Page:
Crypto Awaits Impact as Supreme Court Revisits Chevron Doctrine

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  • The Chevron doctrine, granting government agencies broad regulatory power, has been challenged.
  • The crypto industry is closely watching, as the world hopes for less regulatory intervention if doctrine weakens
  • The original case came about in 1984, when fishermen took the NMFS to court for forcing them to pay a daily fee of USD $700.

When you hear the words “crypto” and “supreme court”, you might expect to find a bloody battlefield involving Shady Business Founders (not naming any names). What you probably didn’t anticipate, was finding a case revolving around a herring fisherman. Enter the Chevron doctrine.

What is the Chevron Case and Why is it Important?

The Chevron case kicked off in 1984 when a group of herring fishermen took the National Marine Fisheries Service (NMFS) to court. The anglers took objection to an NMFS policy that forced them to pay a fee of USD $700 (AUD $1,063) per day to carry federal monitors on their boats. The court originally ruled in favour of the federal agencies, meaning that these bodies are allowed to somewhat imperviously create their own regulations without the interference of courts or legislators. 

But the forty-year-old case is back in the headlines again, as attorneys for the fisherman intend to make the courts overrule their initial decision, which would cause shockwaves across all areas of the US Government. The crypto world – one that exists in a weird grey area of non-enforcement and over-enforcement by a certain US regulatory body – is particularly involved. In fact, attorneys representing the fisherman even referenced Gary Gensler directly when making their oral arguments:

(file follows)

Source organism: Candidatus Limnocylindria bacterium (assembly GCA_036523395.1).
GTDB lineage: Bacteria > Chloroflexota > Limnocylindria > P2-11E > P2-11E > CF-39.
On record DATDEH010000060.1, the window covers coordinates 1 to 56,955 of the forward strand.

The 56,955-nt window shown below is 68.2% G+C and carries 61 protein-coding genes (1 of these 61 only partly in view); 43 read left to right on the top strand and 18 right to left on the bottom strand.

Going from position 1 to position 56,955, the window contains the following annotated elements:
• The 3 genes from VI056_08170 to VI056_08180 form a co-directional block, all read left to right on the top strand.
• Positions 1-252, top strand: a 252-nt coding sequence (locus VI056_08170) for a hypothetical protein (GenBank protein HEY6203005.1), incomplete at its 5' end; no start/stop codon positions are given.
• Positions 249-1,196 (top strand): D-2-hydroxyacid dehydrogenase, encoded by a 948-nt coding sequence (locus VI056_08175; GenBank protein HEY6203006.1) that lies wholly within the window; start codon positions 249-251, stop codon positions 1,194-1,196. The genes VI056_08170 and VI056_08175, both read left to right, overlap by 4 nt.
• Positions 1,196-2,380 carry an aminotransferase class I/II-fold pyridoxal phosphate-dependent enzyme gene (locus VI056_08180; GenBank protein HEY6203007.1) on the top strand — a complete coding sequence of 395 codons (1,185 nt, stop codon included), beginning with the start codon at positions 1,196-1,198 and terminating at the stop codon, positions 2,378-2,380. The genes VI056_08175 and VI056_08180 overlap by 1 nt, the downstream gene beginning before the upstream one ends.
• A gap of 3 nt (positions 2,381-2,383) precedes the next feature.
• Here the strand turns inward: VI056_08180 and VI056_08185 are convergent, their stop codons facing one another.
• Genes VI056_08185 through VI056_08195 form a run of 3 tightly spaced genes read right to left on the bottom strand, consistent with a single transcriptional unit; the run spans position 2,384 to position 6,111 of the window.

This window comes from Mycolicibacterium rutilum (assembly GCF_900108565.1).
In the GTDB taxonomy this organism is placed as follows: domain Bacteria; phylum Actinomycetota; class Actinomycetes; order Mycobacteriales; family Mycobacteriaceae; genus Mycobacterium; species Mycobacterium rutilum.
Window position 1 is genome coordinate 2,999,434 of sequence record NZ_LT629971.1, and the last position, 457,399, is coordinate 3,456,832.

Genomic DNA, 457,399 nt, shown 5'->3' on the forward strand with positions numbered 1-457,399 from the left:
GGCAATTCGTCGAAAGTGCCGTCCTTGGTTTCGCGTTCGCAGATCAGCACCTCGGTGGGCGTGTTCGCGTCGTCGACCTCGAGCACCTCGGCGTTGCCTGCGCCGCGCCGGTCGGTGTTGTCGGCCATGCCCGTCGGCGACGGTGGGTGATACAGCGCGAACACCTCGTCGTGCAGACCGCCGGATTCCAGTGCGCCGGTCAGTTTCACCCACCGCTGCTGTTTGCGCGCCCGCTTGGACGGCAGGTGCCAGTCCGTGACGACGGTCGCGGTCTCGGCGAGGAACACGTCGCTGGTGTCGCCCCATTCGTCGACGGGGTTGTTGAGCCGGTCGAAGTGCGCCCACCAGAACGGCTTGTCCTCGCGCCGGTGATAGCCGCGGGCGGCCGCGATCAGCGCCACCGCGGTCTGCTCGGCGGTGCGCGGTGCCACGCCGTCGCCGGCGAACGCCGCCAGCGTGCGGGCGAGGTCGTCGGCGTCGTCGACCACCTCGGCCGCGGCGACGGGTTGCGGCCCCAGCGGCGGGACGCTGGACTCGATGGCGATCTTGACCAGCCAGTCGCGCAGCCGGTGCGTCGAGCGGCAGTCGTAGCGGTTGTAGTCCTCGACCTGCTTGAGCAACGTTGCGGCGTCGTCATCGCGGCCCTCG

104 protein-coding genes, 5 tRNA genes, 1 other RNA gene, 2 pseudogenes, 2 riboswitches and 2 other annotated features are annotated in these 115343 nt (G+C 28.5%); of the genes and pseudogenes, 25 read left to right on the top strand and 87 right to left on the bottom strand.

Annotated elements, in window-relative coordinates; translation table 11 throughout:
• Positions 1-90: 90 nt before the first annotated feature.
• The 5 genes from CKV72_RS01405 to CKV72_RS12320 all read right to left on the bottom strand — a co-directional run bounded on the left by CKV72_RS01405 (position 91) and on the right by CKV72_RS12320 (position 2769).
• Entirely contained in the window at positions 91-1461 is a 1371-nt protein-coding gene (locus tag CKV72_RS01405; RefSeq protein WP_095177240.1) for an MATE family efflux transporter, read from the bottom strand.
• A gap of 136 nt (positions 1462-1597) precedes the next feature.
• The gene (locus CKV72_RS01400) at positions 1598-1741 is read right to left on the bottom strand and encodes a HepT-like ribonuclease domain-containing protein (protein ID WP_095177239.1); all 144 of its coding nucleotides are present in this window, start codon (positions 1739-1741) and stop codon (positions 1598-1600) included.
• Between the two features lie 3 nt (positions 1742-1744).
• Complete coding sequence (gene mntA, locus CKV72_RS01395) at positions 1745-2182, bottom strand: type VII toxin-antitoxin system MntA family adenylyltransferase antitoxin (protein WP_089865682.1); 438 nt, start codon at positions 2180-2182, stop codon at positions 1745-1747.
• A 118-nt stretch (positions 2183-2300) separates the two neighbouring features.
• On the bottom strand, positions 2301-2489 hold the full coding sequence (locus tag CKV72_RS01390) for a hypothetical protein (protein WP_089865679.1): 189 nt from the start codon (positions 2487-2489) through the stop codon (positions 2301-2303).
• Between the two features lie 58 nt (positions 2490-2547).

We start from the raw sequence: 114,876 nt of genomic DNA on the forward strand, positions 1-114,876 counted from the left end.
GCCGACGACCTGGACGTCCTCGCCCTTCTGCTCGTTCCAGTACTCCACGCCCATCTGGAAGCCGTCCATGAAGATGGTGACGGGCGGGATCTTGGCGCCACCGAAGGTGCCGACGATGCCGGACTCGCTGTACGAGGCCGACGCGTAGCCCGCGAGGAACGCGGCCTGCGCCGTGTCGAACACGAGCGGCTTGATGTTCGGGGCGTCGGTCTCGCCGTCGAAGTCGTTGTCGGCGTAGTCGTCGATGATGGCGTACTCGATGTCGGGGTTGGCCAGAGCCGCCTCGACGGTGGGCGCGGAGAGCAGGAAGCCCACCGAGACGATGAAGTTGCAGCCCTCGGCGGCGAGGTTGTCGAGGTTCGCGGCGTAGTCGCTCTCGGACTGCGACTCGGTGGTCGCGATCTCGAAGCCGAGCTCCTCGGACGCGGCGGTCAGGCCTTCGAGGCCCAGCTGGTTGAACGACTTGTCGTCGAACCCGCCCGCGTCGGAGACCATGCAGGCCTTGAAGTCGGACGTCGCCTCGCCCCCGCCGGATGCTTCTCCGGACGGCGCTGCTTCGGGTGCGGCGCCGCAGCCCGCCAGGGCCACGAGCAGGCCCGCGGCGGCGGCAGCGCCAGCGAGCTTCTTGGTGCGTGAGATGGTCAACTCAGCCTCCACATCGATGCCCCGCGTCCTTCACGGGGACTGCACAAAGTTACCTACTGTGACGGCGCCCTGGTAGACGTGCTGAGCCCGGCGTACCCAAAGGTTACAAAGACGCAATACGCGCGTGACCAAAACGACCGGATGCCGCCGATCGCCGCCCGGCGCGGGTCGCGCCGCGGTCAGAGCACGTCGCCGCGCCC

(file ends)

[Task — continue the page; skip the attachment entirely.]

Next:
If the attack on the Chevron doctrine is successful, it would be a massive win for the crypto industry, which has historically done well in the court system but has been battered by regulatory bodies like the SEC. Greater freedom to operate within flexible, modernised laws would help breed innovation, improve security and remove some of the stigma around blockchain technology that antiquated regulations currently perpetuate.


The broader implications of the case may not be as positive, with lobbyists from environmental and medical industries claiming an overruling would harm progress.

Ben Knight

Ben Knight

Ben Knight is a writer and editor from Melbourne with a passion for all things music and finance. He enjoys turning complex topics – especially the technical details of cryptocurrency – into digestible bites that anybody can understand. He acquired his Master’s in Writing, Editing and Publishing from RMIT in 2019 and has run his own creative writing business ever since.

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